Rope Runner is an outdoor adventure course in Squamish. At the attraction visitors get to explore a tower of interconnected ropes course-type elements.
A massive freestanding structure with dozens of obstacles, Rope Runner offers both family-friendly entertainment and physical exercise. It’s both fun and challenging. Depending on which elements you tackle, it’s also fairly physically demanding.
When we went in the summer of 2021 the youngest person in our group was 15. The oldest was about 50. We all had a great time and can’t wait to do it again! It was a blast!
WILDPLAY IN MAPLE RIDGE
If you like ropes courses and adventure parks, then also be sure to check out WildPlay Element Park in Maple Ridge. It’s amazing! They have ropes courses that go from tree to tree in the forest. They also have ziplines, an ax-throwing station and a “What’s To Fear Jump”! WildPlay is highly recommended. We loved it when we went!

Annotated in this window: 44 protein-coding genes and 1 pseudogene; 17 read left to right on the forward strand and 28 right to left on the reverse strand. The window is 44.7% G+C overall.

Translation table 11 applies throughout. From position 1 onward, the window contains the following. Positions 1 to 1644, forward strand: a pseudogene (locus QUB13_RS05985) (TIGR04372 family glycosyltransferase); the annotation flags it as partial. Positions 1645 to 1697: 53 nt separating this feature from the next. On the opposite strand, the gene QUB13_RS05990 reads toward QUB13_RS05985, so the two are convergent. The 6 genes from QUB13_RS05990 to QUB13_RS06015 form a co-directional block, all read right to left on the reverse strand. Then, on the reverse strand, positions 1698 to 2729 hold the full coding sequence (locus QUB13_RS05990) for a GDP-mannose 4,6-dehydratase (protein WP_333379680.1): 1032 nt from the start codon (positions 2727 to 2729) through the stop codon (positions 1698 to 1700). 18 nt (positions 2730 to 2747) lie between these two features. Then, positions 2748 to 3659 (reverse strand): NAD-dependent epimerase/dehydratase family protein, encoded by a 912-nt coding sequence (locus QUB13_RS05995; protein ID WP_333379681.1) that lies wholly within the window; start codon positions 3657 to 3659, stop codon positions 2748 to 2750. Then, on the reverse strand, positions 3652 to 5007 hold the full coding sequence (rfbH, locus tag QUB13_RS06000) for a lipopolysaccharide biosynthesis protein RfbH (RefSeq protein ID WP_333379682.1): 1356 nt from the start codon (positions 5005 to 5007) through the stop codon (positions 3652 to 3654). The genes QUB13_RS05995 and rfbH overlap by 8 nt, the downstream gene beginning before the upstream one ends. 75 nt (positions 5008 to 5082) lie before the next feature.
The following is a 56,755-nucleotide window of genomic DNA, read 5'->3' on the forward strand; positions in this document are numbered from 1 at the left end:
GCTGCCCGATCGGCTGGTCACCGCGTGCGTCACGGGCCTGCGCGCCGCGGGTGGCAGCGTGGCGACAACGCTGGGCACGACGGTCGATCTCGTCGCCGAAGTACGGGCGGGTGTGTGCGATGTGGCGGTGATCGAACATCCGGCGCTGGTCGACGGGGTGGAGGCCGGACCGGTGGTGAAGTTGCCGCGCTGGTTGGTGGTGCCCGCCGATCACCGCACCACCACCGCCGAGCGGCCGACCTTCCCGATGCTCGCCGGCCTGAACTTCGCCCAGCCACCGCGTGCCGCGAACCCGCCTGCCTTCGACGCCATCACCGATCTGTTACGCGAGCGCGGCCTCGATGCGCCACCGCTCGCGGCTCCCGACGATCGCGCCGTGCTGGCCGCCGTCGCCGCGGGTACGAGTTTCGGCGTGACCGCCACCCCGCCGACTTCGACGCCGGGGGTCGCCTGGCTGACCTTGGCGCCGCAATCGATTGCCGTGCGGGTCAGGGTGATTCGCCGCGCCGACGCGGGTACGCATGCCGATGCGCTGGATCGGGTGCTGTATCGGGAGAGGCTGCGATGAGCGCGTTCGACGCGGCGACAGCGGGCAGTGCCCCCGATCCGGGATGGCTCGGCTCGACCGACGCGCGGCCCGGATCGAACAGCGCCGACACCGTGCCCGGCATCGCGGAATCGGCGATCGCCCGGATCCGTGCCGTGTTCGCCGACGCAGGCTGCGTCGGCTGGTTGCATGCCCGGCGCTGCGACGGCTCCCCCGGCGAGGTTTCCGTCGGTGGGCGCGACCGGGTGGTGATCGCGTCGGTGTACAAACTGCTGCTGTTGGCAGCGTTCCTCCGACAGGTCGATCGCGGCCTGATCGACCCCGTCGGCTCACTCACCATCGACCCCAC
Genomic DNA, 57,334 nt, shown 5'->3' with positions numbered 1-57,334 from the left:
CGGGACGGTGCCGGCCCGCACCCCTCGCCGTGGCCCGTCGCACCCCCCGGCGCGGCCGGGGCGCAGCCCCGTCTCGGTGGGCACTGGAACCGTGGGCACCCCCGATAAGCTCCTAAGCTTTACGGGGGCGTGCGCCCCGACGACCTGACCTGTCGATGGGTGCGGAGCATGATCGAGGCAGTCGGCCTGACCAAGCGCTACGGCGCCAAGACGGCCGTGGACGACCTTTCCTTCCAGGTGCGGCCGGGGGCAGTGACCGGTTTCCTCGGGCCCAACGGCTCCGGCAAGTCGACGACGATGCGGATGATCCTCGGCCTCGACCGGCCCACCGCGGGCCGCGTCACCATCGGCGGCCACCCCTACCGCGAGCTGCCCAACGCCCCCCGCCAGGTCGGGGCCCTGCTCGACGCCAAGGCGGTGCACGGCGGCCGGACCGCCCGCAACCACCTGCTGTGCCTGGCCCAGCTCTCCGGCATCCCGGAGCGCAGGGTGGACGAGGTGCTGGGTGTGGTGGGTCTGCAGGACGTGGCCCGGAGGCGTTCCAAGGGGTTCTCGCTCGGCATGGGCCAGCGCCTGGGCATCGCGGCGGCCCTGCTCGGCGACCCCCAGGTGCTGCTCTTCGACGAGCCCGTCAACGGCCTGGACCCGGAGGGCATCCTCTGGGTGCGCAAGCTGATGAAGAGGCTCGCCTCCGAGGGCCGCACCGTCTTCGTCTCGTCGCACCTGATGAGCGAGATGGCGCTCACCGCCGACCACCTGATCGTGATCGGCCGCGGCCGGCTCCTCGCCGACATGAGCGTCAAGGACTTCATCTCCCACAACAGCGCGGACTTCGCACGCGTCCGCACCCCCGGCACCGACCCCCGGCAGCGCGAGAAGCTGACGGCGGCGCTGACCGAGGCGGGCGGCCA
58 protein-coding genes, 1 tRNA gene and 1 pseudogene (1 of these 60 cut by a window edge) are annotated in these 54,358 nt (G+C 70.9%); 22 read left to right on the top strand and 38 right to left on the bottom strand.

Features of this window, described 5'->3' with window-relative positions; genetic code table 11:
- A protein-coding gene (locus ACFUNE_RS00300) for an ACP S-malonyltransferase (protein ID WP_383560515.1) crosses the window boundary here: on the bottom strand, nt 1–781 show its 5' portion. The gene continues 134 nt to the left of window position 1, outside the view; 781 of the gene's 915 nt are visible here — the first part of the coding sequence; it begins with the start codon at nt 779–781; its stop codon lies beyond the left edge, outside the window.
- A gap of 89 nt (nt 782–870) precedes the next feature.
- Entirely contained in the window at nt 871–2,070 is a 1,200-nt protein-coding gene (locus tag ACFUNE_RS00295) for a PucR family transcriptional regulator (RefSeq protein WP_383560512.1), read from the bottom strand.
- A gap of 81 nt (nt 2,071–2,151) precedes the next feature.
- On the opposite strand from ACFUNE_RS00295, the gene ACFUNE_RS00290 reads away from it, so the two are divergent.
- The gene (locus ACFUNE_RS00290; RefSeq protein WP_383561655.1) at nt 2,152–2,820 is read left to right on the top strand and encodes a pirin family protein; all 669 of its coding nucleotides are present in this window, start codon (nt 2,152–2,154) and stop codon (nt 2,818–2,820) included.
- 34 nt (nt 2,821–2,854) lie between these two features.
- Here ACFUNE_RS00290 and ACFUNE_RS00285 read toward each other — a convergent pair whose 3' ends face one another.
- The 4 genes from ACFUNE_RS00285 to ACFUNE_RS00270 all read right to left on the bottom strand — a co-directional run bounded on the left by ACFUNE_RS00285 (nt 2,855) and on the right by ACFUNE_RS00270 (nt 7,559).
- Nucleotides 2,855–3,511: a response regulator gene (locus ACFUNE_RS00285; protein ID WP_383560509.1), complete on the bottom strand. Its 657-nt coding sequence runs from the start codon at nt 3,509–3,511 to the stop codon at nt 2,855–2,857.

To learn more about the venue in Maple Ridge, see our article about WildPlay Element Park.
Rope Runner in Squamish
The Rope Runner Park consists of a main adventure course structure that’s over 15 metres tall and 20 metres in diameter. It’s located at 38400 Loggers Lane in Squamish, just off the Sea to Sky Highway.
The attraction is appropriate and fun for people of most ages (although not little kids, the elderly or folks with zero physical strength). There are 50 different obstacles you can tackle while safely strapped into your harness. You can choose what you do and where you go.
Admission and Hours of Operation
Rope Runner operates during the summer and early fall. In 2021 the park is open from Fridays to Sundays in June. In July and August it’s open every day except Tuesdays, and in September it’s open from Thursdays to Sundays. The last day of the season is October 11th, so on the Thanksgiving Long Weekend. During its final month the place only runs on Saturdays and Sundays.
No matter the day or month, when the park is open the first set of people take on the course at 10:00 am. The final run starts at 4:30 pm.